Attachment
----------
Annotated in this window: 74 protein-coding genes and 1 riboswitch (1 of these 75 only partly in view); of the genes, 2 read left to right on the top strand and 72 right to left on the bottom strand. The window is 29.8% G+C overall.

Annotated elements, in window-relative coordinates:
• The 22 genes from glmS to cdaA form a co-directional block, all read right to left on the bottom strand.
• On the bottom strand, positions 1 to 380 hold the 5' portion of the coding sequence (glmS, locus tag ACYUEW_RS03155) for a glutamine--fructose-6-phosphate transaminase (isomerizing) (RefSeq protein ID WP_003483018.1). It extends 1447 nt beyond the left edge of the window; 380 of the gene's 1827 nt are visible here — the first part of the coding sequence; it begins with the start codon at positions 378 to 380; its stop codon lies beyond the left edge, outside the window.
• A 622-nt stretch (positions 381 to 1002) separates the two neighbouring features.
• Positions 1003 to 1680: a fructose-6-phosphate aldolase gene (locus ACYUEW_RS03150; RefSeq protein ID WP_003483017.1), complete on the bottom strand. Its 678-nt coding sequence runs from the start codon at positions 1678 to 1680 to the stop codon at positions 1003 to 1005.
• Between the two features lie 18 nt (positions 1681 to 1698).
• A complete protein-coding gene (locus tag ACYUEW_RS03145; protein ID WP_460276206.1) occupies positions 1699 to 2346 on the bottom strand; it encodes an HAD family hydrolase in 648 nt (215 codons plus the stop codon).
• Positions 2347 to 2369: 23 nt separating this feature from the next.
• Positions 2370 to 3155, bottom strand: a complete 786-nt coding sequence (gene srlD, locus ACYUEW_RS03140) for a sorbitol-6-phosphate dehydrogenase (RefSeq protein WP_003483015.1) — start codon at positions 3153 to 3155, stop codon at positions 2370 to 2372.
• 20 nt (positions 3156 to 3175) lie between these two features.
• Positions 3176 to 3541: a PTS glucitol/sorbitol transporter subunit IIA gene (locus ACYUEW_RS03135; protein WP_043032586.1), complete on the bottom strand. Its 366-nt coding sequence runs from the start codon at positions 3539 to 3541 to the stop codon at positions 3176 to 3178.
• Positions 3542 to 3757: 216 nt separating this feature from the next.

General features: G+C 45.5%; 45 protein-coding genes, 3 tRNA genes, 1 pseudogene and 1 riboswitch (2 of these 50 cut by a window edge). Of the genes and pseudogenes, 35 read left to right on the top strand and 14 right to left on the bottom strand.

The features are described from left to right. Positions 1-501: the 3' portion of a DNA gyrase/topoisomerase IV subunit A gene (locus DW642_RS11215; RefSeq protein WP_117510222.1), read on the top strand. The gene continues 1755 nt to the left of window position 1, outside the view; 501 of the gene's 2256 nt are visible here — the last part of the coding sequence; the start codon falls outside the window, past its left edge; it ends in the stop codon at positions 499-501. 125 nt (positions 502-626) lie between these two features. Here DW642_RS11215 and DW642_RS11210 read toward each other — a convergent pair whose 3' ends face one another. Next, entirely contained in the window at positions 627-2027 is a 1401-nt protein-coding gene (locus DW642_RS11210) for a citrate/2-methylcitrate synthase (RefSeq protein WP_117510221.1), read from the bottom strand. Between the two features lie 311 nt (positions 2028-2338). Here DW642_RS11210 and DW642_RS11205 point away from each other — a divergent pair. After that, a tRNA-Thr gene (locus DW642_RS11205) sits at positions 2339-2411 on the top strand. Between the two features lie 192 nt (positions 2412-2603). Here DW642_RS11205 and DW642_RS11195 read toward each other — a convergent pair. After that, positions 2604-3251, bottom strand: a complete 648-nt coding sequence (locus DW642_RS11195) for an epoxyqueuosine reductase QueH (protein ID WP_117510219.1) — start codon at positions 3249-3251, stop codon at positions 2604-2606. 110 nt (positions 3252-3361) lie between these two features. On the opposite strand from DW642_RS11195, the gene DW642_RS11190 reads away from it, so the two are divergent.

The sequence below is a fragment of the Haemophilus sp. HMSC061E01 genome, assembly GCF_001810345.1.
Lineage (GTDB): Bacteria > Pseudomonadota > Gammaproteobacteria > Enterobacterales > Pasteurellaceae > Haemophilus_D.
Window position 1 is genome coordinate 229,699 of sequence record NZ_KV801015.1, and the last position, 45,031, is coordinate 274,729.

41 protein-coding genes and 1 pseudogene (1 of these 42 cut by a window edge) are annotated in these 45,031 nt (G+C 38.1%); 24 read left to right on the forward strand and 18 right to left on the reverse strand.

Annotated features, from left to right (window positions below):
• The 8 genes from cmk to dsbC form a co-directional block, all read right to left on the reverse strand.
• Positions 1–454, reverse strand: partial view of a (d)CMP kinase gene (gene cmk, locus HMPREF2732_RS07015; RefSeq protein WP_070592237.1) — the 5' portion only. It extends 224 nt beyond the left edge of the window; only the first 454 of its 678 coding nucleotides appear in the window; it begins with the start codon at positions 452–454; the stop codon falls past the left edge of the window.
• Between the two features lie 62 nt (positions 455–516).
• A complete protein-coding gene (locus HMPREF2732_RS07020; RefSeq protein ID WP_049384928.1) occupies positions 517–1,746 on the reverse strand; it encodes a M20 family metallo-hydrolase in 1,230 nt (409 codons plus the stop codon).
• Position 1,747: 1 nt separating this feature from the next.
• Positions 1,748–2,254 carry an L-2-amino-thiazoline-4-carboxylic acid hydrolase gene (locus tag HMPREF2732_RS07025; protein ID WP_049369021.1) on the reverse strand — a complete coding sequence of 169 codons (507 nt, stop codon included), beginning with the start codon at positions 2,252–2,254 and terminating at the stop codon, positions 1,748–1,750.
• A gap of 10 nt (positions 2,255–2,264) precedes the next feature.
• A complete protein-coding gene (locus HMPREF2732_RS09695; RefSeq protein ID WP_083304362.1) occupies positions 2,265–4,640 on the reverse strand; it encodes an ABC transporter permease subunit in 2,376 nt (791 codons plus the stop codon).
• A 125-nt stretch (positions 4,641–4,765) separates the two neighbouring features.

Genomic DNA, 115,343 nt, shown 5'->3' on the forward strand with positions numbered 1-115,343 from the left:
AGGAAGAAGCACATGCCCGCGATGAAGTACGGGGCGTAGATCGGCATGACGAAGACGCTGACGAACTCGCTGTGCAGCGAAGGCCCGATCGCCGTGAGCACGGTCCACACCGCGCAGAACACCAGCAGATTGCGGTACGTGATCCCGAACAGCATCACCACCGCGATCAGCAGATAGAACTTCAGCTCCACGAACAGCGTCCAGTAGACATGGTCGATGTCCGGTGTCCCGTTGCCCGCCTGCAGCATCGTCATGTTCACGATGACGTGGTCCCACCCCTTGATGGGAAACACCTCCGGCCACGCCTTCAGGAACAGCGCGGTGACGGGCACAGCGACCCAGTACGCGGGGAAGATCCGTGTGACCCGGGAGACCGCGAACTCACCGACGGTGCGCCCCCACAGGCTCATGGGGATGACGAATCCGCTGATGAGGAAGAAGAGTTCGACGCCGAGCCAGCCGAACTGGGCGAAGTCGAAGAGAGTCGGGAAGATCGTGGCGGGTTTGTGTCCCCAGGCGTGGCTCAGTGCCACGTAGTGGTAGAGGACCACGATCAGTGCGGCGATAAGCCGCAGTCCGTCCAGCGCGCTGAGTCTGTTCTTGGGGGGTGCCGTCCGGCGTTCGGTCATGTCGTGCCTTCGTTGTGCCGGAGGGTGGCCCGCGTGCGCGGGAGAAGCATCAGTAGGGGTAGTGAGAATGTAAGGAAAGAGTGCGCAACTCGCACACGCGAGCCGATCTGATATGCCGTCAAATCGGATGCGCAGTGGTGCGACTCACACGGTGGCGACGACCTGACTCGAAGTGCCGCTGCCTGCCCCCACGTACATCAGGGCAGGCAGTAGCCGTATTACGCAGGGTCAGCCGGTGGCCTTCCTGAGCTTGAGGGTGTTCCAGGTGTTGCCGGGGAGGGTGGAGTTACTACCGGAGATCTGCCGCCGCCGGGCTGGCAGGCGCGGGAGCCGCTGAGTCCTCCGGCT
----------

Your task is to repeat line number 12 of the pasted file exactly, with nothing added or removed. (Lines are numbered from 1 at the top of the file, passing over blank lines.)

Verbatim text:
• Positions 3176 to 3541: a PTS glucitol/sorbitol transporter subunit IIA gene (locus ACYUEW_RS03135; protein WP_043032586.1), complete on the bottom strand. Its 366-nt coding sequence runs from the start codon at positions 3539 to 3541 to the stop codon at positions 3176 to 3178.